Following these methods, the usefulness of the optimized code is extended with the least possible effort, simulation can utilize multiple computational techniques at the same time, and the details of each technique do not affect the rest of the EDEN codebase.

2.4. EDEN Concepts

2.4.1. Work Items

The fundamental units of work executed per each simulation step in EDEN are called “work items.” The work items are parts of the model that can be processed in parallel within a simulation step, to advance the state of the simulated model. Within a time-step, each work item is responsible for updating a small part of the entire model. Each work item is associated with a single part of the model data being simulated, and a single code block being run. That code block is responsible for updating the mutable part of its model data over time, but it may also update other parts as well, so that it can send information to other parts of the model. One such case is transmission of spike events to post-synaptic components. Then, data-access collision with the work item that is assigned to the post-synaptic component is avoided by double buffering; the work item receiving the information reads it on the next time-step, while leaving the alternate buffer available for other work items to write to. In the case multiple other work items may write simultaneously, atomic memory accesses are used.

In this first version of EDEN, each work item involves simulating exactly one neuron, but the design allows further variations—for example, to consolidate simple neurons in batches, or to split large neurons in parts—as long as the calculations for each work item are independent.

2.4.2. Code and Data Signatures

EDEN generates compact code and data representations to run the simulation, by composition of the multiple underlying parts. The details of how this works are explained below.

Each simulated mechanism is defined by its dynamics, the fixed parameters and state variables of the dynamics, and the variables through which it influences other mechanisms, and is influenced by other mechanisms. The external variables influencing the mechanism are called requirements, and the values it, in turn, presents for other mechanisms to use, are called exposures. Then, to simulate the mechanism, the required actions are:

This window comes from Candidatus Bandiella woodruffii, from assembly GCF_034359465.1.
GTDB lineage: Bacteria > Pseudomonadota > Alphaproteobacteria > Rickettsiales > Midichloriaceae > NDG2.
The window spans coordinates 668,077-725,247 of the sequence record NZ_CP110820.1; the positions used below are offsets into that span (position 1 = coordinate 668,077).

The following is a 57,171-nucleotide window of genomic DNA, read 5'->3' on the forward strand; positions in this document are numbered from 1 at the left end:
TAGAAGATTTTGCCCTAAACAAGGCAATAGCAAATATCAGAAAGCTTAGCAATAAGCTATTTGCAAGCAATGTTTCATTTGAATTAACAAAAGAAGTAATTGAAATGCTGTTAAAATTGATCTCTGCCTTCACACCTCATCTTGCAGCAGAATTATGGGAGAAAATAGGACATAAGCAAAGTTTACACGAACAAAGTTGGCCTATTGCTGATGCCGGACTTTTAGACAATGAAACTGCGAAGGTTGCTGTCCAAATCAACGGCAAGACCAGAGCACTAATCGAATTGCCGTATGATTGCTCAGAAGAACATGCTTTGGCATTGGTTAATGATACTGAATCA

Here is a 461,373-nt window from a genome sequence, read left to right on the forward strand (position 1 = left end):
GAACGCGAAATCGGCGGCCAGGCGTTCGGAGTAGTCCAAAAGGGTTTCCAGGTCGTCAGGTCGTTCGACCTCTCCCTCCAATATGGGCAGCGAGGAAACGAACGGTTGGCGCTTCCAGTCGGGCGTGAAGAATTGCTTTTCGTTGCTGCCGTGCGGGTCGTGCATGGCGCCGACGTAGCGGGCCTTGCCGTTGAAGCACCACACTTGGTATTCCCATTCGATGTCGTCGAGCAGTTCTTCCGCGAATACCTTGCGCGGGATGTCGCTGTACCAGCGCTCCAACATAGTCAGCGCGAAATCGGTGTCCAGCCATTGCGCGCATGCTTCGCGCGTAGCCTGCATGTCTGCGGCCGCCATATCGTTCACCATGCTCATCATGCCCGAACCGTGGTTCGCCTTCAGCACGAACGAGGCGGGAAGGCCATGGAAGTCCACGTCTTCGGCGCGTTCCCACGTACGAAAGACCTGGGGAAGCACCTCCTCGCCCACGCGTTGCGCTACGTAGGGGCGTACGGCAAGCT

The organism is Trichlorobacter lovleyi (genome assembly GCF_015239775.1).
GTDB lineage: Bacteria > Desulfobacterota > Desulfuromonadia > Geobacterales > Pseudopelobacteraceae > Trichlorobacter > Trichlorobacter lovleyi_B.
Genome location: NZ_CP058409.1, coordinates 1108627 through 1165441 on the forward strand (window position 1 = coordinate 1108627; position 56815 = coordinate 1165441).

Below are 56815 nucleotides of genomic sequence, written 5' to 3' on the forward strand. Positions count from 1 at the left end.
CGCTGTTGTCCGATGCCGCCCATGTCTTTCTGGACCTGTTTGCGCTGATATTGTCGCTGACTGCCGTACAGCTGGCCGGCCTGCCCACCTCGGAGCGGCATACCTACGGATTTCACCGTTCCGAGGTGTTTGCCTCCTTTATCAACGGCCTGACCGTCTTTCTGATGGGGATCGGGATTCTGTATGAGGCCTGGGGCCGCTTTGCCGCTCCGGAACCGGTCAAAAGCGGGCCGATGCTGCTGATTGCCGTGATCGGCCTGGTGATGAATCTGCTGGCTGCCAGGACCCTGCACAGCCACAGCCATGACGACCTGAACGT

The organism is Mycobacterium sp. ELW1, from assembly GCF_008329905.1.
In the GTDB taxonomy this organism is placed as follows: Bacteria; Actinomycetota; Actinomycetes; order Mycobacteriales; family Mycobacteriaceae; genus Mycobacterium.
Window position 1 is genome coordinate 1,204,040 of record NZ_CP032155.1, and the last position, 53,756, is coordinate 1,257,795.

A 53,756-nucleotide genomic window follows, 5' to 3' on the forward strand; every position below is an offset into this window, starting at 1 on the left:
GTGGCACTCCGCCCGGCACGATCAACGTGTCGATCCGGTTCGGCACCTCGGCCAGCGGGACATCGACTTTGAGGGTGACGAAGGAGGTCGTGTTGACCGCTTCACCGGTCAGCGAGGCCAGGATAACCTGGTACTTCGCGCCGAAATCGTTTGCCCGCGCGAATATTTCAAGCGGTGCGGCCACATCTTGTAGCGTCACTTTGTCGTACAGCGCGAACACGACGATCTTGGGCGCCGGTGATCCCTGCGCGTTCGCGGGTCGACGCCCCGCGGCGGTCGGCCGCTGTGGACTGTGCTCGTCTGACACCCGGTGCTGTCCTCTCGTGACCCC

• to evaluate all variables involved in the dynamical equations (called “assigned” henceforth, in EDEN as well as NEURON parlance). This is the “evaluation” step of the simulation code.

• then, to advance the simulation's state based on the dynamics, and the current values of the assigned variables. This is the “update” step of the simulation code.

The whole set of code and data for simulating a mechanism is collectively called a signature in EDEN parlance. Examples of code-data signatures are shown in Figure 3, for simple cases of a post-synaptic component and an ion channel. Each of them consists of the code for running the “evaluation” and “update” steps (also called code signature), and the data representing the mechanism (also called data signature). The signature representation is used in EDEN both for simple mechanisms and composite ones. In fact, the signatures of smaller mechanisms are successively merged to form the signatures of higher-order parts of the neurons, eventually forming signatures for whole compartments or even entire neurons. The code of such signatures is then run in parallel, in order to simulate the whole neural network.


Figure 3. Code and data signatures for an exponential-conductance post-synaptic component (A), and for a classic Hodgkin-Huxley sodium channel (B).

In order to combine the signatures representing two mechanisms, the interfaces (i.e., requirements and exposures) through which the mechanisms interact have to be determined. The hierarchical structure of the provided neural models helps in this, since it delineates the interfaces through which the “parent” mechanism interacts with its “children,” and the “siblings” interact with each other.

Code generation starts from the simple, closed-form mechanisms present (for example, Hodgkin-Huxley rate functions or plasticity factors of mechanisms). The hierarchy of mechanisms present in a neuron is traversed, and signatures are incrementally formed for each level of the hierarchy.

The specific steps to merge two signatures are then, in terms of code and data:

• The “evaluation” parts of the code signature have to be placed in a certain order, such that after the variables each mechanism requires are defined and evaluated before the mechanism's evaluation code.

• The “update” parts of the code signature can be appended anywhere after the mechanism's corresponding evaluation code.

• The data signatures of the mechanisms are simply concatenated to each other.

As signatures are generated for each higher or lower level mechanism, an auxiliary data structure that has the same hierarchical structure as the original object-oriented model is also formed. This is called the implementation of the signature, and it keeps track of how the conversion to signatures was performed, for each mechanism. Relevant information includes the specific decisions made for the generated code (like selection of ODE integrator for the particular mechanism), and the mapping of abstract parameters and state variables (such as the gate variable of an ion channel, the fixed time constant of a synapse, the membrane capacitance of a compartment, etc.) to the specific variables allocated in the data signature. The information is useful for: